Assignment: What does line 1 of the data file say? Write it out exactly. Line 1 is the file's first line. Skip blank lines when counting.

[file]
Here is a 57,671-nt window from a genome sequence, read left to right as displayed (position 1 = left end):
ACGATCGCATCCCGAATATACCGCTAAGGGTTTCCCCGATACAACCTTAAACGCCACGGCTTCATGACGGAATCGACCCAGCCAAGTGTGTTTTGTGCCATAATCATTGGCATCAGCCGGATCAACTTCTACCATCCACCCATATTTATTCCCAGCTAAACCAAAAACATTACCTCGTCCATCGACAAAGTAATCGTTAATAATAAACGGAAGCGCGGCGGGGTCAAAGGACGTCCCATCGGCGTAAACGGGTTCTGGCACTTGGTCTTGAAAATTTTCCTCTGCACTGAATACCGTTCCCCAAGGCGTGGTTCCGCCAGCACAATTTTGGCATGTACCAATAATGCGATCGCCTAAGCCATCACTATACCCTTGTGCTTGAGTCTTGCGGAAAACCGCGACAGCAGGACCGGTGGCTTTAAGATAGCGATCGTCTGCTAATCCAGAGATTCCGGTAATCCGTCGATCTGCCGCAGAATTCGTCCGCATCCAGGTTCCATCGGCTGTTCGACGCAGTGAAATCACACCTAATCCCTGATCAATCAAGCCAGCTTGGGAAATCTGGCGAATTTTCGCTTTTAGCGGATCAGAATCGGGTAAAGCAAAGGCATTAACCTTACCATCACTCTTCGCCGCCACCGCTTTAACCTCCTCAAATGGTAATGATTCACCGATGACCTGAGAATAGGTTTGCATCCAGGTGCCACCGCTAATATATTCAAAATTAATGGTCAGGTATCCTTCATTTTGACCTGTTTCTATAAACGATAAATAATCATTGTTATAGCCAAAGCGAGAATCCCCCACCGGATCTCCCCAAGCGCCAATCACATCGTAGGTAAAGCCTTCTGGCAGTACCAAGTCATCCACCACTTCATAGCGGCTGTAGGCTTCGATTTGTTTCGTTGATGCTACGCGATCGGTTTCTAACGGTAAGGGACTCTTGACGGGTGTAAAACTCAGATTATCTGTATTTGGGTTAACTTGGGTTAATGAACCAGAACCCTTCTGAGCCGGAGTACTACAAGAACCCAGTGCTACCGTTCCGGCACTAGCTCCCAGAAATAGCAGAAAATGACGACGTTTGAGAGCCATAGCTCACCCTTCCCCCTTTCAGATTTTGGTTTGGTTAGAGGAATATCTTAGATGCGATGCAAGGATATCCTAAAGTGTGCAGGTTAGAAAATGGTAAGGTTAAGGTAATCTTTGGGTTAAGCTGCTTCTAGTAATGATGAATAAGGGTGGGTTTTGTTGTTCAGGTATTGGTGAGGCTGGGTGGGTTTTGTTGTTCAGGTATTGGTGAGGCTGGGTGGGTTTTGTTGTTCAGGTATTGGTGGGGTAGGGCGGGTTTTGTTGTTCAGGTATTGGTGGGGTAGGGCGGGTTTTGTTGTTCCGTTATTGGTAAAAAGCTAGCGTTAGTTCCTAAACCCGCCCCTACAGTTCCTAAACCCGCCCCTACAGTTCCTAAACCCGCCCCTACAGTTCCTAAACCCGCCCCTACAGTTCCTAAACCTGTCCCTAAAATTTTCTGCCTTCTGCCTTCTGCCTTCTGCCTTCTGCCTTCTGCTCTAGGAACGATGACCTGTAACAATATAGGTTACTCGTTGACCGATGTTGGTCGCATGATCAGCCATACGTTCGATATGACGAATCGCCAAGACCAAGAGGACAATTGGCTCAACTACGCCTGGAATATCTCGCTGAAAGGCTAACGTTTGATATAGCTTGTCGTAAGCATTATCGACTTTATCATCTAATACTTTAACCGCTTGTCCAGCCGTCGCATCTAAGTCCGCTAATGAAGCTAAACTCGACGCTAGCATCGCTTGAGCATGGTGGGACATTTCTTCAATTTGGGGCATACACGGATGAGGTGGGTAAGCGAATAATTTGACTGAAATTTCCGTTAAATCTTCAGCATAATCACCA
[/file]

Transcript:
Here is a 57,671-nt window from a genome sequence, read left to right as displayed (position 1 = left end):